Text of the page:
In the News
Literature
Reading In Canadian
woman-reading-header

feminist-writer
The end of the year: a time when people reflect on the most significant developments in their field, and, honestly, on myriad unrelated occurrences and happenings as well. Where are we going and what have we done? This year, I think the conversation about literature in Canada belongs to Canada’s female readers and writers for a few key reasons.

Read More

History
Literature
Reading In Canadian
Civil War Christmas Thomas Nast
Civil War Christmas, Thomas Nast 1863. Note Santa climbing into the chimney at top left and Santa in a sled pulled by reindeer at top right (public Domain).

Civil War Christmas, Thomas Nast 1863. Note Santa climbing into the chimney at top left and Santa in a sled pulled by reindeer at top right (public Domain).

Christmas holidays: the perfect time to find another reason – if one is ever needed – to settle into a warm corner on a winter’s night with a book. Perhaps with the wood stove on, the tree lights glinting in the corner and a warm mug at my elbow. I’ve been mulling on “the classic” Canadian Christmas story, and have found myself surprised, and then unsurprised, by the difficulty of locating one.

Read More

In the News
Literature
Canadian-Literary-Prizes-2012
A selection of Canadian literary prizewinners from 2012.

A selection of Canadian literary prizewinners from 2012.

Congratulations are due to the winners of the major literary prizes of the season. Not only will their publishers sell copies – increases from the thousands to the, well, dozens, depending on the genre – but their names will circulate more freely in the public sphere, their reputations increase substantially, and so they will find and delight more readers. We readers are, ultimately, the beneficiaries of these prizes when we find a new author to love, when we are introduced to a new genre we may investigate and savour for decades to come, when we introduce other readers in turn to books that please them.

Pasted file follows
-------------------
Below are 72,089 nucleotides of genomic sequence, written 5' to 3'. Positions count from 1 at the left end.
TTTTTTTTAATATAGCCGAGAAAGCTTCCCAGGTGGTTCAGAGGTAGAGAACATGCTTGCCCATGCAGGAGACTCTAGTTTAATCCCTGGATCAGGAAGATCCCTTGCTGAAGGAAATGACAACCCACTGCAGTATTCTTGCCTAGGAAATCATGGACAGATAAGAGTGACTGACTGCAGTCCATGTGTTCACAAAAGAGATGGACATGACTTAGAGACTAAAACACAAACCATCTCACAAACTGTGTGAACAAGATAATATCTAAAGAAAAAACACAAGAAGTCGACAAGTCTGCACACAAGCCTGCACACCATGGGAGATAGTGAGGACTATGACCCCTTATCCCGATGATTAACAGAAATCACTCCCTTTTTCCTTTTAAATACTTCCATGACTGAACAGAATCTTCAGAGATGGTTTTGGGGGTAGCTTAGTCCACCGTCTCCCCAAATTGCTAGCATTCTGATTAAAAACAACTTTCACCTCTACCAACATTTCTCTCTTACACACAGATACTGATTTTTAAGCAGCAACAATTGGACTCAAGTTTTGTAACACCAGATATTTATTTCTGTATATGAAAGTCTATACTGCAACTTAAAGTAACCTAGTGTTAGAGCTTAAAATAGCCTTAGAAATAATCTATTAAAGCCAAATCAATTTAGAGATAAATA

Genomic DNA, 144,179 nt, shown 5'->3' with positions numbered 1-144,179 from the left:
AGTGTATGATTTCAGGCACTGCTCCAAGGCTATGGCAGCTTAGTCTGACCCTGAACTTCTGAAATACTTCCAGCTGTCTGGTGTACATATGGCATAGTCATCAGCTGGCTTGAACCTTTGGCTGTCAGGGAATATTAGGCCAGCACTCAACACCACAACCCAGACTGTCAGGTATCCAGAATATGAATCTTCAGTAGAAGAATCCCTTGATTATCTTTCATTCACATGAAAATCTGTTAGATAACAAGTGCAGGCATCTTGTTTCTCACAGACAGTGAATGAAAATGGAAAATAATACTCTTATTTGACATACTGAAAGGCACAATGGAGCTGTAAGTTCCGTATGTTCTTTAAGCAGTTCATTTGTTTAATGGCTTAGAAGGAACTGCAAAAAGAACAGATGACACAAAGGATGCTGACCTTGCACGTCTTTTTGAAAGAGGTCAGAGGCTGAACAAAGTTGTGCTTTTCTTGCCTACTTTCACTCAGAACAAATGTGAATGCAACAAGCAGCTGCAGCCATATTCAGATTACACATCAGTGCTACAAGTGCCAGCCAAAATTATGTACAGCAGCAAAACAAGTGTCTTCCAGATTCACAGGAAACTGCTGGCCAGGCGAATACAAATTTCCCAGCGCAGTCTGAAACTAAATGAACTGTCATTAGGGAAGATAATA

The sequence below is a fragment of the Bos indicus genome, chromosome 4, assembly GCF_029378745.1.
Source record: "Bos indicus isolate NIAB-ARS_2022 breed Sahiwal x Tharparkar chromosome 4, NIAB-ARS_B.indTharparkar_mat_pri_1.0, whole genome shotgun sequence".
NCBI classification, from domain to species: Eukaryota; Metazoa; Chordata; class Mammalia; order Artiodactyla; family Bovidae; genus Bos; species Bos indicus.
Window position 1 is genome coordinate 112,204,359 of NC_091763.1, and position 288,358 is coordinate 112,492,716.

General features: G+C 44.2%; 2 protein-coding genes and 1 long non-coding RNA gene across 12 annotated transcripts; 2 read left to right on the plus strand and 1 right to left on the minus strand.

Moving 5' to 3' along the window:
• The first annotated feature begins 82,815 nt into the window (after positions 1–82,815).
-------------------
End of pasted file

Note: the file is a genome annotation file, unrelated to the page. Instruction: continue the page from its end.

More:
Read More

In the News
Literature
Reading In Canadian

Margaret Atwood and Naomi Alderman’s new serial novel

Canadian literature has long had a thematic interest in the uncanny, the strange, the frightening, the unknown. From the magical and sometimes terrifying inhabitants of First Nations myths and legends, to the paranoiac claustrophobia imbuing early literature, identified by Northrop Frye as the “garrison mentality,” to the continued dread within contemporary literature of the myriad options for death and damage both Canadian wilderness and urban jungle afford, Canadian literary output can seem fixated on terror. And it’s certainly not the only artistic medium with such a focus – the Canadian film world has David Cronenberg, of course, and a new film festival called Blood in the Snow. Read More

In the News
Literature

It’s that time of year again: autumn is upon us, with the tang of decay in the air and the scent of paper burning in the woodstove. And paper, bound into books and printed in interesting and artisanal fonts, is the order of the day for lovers of Canadian literature in autumn. Forthwith: the shortlisted nominees for the three principal English-language fiction prizes of the season, for your readerly delectation, and possibly a quick trip to the local bookmaker on the corner.

Read More

In the News
Literature

Congratulations to Ken Babstock , who last evening won the 2012 Griffin Poetry Prize for a Canadian poet, for his fourth collection, Methodist Hatchet. Babstock was in the running with much-respected poets Jan Zwicky (for Forge, and whose Songs for Relinquishing the Earth won the 1999 Governor General’s Literary Award for poetry) and Phil Hall […]